Nuclear experts from around the world meet in Japan to discuss Global Partnership progress

Publish date: June 8, 2005

Written by: Nils Bøhmer

TOKYO—Wealthy Group of Eight (G-8) donor nations are coming up short on financial aid pledged for Russia to dismantle its Soviet-era nuclear stockpiles and help other countries keep nuclear material from falling into the hands of terrorists, experts said at an international weapons conference held here on Tuesday.

Weapons specialists from governments and think-tanks around the world gathered at the June 7th "Reviewing Global Partnership: Its Achievements for International Security and Cooperation" to evaluate progress in eliminating weapons of mass destruction and protecting stored nuclear waste in Russia.

Aid for these efforts was pledged by the G-8 in 2002 when it met in Kananaskis, Canada and promised at least $20 billion over 10 years toward dismantlement projects in Russia via the so-called Global Partnership Proramme.

Former US Senator Sam Nunn said the pledges of $17 billion so far fall short of the Kananaskis goal and he stressed that only a fraction of that amount had actually been spent and that the international community was not doing enough to meet its commitments. He urged delegates to consider the risks of inaction.

Today it is possible that a small group of terrorists could acquire nuclear weapons in one nation, launch a nuclear attack in another nation and stagger the security and the economy of every nation,” said Nunn, according to the Associated Press.

Nunn is a Georgia democrat who in 1991 joined Indiana republican Richard Lugar to co-author the Nunn-Lugar, or CTR, agreement to dispose of Russia’s nuclear arsenal. Nunn is also co-chairman with media mogul Ted Turner of the Washington based Nuclear Threat Initiative, a non-proliferation NGO that co-sponsored the conference.

Other sponsors included the Centre For Strategic and International Studies (CSIS) and the Japanese government.

Nunn singled out Japan as one of the most tight-pursed donors, pledging only $200 million compared to Washington’s $10 billion contribution. As yet, however, Japan is the only nation that has taken any roll at all in dismantling submarines of the Russian Pacific Fleet—which Nunn failed to mention, AP reported.

Nunn went on to stress in his keynote speech to the conference of over 100 government and NGO nuclear experts from around the world that the stated goal of $20 billion should be the lower limit rather than ceiling for donations in realising concrete projects.

This view has been echoed several times by Nunn’s former Senate colleague Lugar, who now chairs the Senate Foreign Relations Committee. Nunn stressed that the G-8 efforts were a “race between cooperation and disaster.”

Alan Heyes, from the UK Department of Trade and Industry, stated that the UK was mainly focused on the issue of spent nuclear fuel.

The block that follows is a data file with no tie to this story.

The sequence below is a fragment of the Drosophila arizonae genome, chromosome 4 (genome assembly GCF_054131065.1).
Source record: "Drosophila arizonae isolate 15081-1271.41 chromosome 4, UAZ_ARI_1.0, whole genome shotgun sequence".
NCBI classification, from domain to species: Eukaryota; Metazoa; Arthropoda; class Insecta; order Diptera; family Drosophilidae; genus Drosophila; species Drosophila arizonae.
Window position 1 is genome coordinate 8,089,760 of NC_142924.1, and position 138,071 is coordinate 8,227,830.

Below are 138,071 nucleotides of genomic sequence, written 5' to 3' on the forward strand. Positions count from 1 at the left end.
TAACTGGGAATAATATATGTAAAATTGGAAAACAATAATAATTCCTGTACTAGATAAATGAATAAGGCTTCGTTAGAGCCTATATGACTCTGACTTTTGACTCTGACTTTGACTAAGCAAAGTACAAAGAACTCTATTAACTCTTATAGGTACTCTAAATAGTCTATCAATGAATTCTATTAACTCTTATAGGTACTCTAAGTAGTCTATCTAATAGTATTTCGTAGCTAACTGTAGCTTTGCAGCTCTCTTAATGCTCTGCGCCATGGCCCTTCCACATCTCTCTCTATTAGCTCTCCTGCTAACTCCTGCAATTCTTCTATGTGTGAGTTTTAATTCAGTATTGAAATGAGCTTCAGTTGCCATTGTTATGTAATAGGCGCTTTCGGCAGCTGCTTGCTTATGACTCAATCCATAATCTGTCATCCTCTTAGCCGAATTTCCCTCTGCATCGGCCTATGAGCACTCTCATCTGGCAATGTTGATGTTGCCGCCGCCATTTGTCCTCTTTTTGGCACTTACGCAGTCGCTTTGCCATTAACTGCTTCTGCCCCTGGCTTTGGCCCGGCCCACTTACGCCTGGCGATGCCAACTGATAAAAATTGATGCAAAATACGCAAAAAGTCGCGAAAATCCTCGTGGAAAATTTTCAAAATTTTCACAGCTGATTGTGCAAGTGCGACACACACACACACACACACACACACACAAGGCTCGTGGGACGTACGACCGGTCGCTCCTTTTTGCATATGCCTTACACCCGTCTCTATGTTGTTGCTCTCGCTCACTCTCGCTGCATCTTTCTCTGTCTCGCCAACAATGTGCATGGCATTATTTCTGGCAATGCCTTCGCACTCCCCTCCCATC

He told the conference that and that the G-8 Global Partnership must not end up as a “scrap metal project, where you make the situation worse, because you focus too much on dismantlement of the submarines.”

Bellona’s views at the conference
The Bellona Foundation, which sat on the panel at the Tokyo conference, stressed the need for coordination among donor nations and a strategic nuclear dismantlement Master Plan for Russia.

Bellona also called on delegates to bring the population of Russia, which is most impacted by decisions made by donor counties, to encourage public participation there.

"Public participation in Russia is essential for the success of the implementation of concrete projects in Russia," said Bellona.

Despite Nunn’s criticism of Japan’s donation pledge, Japan has a well-developed culture of public consultation, noted the Bellona.


Russia’s view
Russia urges its G-8 partners to step up as much as possible the allocation of aid for dismantling decommissioned nuclear submarines, said Sergei Antipov, deputy director of Russia’s Federal Agency for Atomic Energy (Rosatom), he said at the conference.

“Our goal here is to draw the attention of all the signatory nations of Global Partnership to the fact that the problem of decommissioned submarines is no less acute in Russia’s Far East than in western regions, while financing for the Far East is far scantier,” Antipov said, according to ITAR-Tass Russian newswire.

He said an approximately equal number of submarines await dismantlement in the Far East and in the west of Russia—40 per region.

Moscow had amassed a Cold War-era fleet of 250 nuclear-powered submarines, but since the 1980s, nearly 200 of them have been removed from active duty. Moscow has promised to dismantle its ageing fleet at ports in its Northwest and Far East and safely dispose of their nuclear reactors by 2010.

They will cost $4 billion to dismantle, said Antipov, but G-8 pledges have so far amounted to only half of that.

Antipov’s colleague, Victor Akhunov, also of Rosatom, maintained that the goal of Russia dismantling all the obsolete nuclear submarines by 2010 could be met. Russia itself can pay for six submarine dismantlements annually, and said international funding was required to dismantle another four to five per year to meet this goal.

Antipov agreed. Over the next 10 to 12 years, we can’t achieve our goals without international help, he said, according to AP.

Bøhmer reported and wrote from Tokyo. Digges contributed from Oslo

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